I saw this in our paper yesterday.
Forget grade levels
It's interesting to see how ed school thought can be spun any which way.
"The current system of public education in this country is not working" said Superintendent John Covington. "It's an outdated, industrial, agrarian kind of model that lends itself to still allowing students to progress through school based on the amount of time they sit in a chair rather than whether or not they have truly mastered the competencies and skills."
Students progress through school only if they allow them to progress. When I grew up, kids were held back or had to go to summer school. Apparently, since then, they've moved to an "industrial, agrarian kind of model". This is really stupid thinking.
With this new model, are they going to continually keep kids in second grade if they don't pass the proficiency test? Speaking of which, I assume that these are minimal grade level state tests. However, it might force schools to actually try to get kids to pass the exam and not just "trust the spiral". It will force them to deal with the issues sooner rather than just pass the problems along and then blame the kids or parents or poverty.
"This system precludes us from labeling children failures," Covington said. "It's not that you've failed, it's just that at this point you haven't mastered the competencies yet and when you do, you will move to the next level."
What about the 12 year old who still hasn't gotten past the 2nd grade material? What about differentiated learning? That's not a "factory model". However, both models have the same core philosophy. The onus for learning is on the kids and there is no direct teaching. At least the approach descrbed here allows kids to accelerate out. I don't know what they are accelerating to or around, but it at least forces schools to define what is required knowledge and skills for each grade. Unfortunately, we know what those standards are.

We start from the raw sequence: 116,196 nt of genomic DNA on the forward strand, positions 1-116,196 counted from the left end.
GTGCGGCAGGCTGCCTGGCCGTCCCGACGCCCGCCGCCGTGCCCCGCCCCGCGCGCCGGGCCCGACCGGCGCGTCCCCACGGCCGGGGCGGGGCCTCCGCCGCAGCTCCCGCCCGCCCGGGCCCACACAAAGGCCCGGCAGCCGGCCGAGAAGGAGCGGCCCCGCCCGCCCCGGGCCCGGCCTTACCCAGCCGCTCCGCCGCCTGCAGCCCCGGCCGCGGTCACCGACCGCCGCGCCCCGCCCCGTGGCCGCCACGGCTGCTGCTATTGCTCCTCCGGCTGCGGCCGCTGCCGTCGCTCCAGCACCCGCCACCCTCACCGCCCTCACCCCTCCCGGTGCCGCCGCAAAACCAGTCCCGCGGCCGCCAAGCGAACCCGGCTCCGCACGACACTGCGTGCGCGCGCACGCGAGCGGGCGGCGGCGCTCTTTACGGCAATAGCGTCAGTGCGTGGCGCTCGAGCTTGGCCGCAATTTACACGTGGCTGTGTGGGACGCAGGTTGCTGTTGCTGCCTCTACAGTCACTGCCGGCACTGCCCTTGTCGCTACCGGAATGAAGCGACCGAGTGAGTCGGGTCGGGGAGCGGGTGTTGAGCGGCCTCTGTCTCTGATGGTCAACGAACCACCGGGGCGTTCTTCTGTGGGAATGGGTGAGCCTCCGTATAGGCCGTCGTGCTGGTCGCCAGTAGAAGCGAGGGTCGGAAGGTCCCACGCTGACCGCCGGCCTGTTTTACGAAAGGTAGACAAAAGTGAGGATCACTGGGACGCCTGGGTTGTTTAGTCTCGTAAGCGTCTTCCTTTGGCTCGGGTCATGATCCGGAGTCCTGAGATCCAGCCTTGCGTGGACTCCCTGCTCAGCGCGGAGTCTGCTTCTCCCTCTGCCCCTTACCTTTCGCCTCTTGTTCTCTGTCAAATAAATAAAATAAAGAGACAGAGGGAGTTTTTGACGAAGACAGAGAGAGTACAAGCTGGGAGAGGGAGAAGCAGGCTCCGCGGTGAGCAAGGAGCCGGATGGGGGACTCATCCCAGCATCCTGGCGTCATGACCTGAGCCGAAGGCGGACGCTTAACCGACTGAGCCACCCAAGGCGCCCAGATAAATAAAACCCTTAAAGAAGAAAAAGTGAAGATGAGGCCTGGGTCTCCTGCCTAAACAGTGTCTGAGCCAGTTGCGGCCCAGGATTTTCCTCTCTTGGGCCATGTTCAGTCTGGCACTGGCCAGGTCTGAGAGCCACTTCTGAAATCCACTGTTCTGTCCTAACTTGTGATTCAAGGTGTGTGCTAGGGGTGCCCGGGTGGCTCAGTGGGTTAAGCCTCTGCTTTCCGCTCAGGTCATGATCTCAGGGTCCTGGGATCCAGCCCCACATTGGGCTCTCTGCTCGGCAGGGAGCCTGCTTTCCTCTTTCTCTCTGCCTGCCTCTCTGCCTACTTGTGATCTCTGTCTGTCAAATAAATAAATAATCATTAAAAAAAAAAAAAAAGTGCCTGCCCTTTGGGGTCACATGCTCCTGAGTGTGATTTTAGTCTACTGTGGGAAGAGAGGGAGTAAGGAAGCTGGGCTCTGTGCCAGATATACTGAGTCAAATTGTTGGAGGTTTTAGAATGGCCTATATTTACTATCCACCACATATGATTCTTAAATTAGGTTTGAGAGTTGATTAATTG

"Greg Johnson, director of curriculum and instruction for the Bering Strait School District in Alaska, recalled that before the switch there were students who had been on honor roll throughout high school then failed a test the state requires for graduation."
Incompetence. How is that going to change with the new model? They will show kids the state tests for each grade and leave it up to them to meet the low cutoffs. Then they will have kids who meet the low state graduation requirements when they are 14. What next? They will have kids stuck as sophomores. What next?
Will they have low and high grade level standards, not just pass/fail cutoffs? What will high grades mean for kids? Will they properly map the math required (and test grades) for algebra in 8th grade back to Kindergarten?
At least this model forces schools to deal with these issues. With differentiated instruction, their heads are completely in the sand - or somewhere else.